LINETYPES AND LINETYPE SCALE
When you have been drawing in AutoCAD during these tutorials, almost all of the lines have been continuous. This is a particular linetype. Most simple drawings can be drawn with just this one linetype. More advanced drawings will require different linetypes such as center lines, hidden lines, phantom lines and others.
When you first start AutoCAD, the default template has only one linetype is available. This is the continuous linetype. AutoCAD has many more available, but only loads in one to start with in order to keep the drawing file size smaller. If you need a different linetype, you must load it into your current drawing. As is usually the case in AutoCAD, there are a few ways to do this.
Here are some of the commands that you'll you be learning in this tutorial:
LINETYPE / LT
Home > Properties >
Opens the LINETYPE dialog box
LTSCALE / LTS
Allows you to set the linetype scale globally.
LINEWEIGHT / LW
Set line weight globally
Invoking the LINETYPE command brings up the Linetype Manager dialog box as shown below.
You'll notice that it is similar to the layer dialog box.
Instead of creating a new linetype (like you would a layer), you will have to LOAD it into your drawing. AutoCAD has many different linetypes that you can load, as well as giving you the option to create your own. (This will not be covered in this lesson.) To load a linetype, press the Load... button that is towards the top-right corner. When you do this, you'll see another dialog box appear (shown above).
Notice that AutoCAD is giving you a choice of different linetypes as defined in the acad.lin file. (The acad.lin file is the default set of linetype definitions that come with AutoCAD when you install it. Your company may have different .lin file that it uses for custom linetypes.) Scroll through the list to see what options you have available. You'll see the most common ones (hidden, center, etc) as well as some that are only for certain applications. Click on the Hidden linetype and then press OK.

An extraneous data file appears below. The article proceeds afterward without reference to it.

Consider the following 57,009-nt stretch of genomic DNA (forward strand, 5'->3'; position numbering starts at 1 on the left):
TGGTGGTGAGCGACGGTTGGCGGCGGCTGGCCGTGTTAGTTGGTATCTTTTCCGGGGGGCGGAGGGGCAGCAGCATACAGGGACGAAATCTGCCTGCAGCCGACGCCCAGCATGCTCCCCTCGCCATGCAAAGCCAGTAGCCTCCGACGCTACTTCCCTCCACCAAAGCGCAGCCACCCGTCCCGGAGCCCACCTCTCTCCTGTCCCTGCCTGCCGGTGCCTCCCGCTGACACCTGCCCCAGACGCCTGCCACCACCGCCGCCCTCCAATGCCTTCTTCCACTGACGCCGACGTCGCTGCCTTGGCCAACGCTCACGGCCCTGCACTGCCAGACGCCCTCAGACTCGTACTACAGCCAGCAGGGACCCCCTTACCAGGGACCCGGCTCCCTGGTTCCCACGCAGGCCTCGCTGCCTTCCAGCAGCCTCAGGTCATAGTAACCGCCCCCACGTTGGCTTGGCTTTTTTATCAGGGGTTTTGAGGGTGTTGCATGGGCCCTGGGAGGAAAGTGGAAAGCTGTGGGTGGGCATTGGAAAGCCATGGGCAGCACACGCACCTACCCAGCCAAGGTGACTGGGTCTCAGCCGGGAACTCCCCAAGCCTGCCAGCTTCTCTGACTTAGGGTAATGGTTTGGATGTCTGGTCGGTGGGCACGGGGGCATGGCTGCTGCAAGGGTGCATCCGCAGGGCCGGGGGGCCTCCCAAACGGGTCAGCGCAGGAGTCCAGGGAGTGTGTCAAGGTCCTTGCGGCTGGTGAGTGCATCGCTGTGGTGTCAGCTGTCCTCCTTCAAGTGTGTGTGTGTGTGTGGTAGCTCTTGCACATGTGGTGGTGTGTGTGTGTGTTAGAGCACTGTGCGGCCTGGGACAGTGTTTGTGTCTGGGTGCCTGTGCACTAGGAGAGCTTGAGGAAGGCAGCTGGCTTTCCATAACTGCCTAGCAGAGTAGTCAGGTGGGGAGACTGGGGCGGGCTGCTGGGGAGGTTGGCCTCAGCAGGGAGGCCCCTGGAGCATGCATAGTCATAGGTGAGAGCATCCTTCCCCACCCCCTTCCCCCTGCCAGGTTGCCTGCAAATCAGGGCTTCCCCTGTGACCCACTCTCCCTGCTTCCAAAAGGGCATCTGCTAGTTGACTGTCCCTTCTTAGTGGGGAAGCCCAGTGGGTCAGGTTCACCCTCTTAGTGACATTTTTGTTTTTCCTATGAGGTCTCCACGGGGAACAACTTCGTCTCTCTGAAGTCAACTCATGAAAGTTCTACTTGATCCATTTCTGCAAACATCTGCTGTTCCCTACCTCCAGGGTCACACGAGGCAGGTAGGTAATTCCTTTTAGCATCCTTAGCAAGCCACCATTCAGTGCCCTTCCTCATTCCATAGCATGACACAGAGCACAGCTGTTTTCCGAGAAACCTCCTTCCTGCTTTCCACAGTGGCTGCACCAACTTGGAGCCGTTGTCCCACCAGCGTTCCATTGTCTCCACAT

Adding a linetype to your drawing is that easy. Notice that there are three different hidden linetype options: HIDDEN, HIDDEN2, HIDDENX2. All of these are valid linetypes, but as you can see from the samples shown in the right side of the dialog box, they are slightly different. Which one you choose is up to you. Remember one thing though. If you pick HIDDEN2, then you should also pick CENTER2, if you need a center line. This will keep your linetype scale consistent. Only change your linetype scale separately on objects if you have a specific reason to.
Here is an example of 3 different linetypes:
Your linetype scale determines how the linetype is displayed and plotted. Depending on your linetype or original area you set up, you may have to change it. This is one more reason, why you should set up your drawing properly from the beginning. If you need to change your linetype scale, type in LTSCALE (LTS) and try different values to get the look you want.
Your linetype scale will depend upon the size of the objects in the drawing. A larger floor plan will require a larger Linetype Scale than a small mechanical part drawing.